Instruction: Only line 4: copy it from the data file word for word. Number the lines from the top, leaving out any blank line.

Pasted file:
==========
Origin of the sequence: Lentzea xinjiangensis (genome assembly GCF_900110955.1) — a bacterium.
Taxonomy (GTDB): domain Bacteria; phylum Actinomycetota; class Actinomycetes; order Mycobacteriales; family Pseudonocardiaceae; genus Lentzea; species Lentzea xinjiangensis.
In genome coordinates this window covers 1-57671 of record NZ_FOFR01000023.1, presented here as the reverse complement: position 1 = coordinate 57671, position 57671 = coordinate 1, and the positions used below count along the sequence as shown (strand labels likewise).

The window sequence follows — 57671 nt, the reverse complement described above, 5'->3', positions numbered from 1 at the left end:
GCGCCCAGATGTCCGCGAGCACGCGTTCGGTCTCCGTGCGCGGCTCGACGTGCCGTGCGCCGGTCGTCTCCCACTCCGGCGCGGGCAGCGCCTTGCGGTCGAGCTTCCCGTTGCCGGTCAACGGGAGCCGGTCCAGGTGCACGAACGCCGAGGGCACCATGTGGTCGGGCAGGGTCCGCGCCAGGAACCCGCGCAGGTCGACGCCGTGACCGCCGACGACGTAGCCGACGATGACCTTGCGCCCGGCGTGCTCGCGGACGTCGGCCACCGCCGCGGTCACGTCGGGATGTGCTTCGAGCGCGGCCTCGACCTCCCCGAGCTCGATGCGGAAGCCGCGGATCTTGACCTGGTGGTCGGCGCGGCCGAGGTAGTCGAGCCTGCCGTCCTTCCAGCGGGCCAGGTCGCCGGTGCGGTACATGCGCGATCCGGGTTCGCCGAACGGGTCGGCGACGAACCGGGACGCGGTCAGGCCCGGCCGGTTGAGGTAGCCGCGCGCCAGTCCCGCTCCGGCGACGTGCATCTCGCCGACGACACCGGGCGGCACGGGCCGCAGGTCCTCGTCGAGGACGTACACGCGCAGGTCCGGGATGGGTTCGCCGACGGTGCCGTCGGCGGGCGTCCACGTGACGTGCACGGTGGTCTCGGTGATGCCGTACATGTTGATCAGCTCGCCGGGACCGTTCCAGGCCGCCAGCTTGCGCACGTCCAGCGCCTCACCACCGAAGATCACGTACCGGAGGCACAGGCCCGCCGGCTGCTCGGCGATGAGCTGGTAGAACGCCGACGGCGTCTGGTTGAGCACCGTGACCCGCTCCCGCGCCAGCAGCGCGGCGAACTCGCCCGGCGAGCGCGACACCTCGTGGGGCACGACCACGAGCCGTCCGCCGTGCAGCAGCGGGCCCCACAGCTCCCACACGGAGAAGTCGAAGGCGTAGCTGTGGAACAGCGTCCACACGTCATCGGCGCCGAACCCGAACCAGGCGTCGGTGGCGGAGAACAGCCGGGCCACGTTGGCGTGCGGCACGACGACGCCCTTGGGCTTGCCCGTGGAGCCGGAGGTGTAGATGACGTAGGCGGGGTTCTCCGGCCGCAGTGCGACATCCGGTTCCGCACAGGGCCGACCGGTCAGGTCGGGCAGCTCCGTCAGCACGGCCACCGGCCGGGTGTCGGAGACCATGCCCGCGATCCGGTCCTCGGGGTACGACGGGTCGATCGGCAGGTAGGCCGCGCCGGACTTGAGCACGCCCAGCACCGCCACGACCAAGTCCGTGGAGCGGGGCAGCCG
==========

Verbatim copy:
The window sequence follows — 57671 nt, the reverse complement described above, 5'->3', positions numbered from 1 at the left end: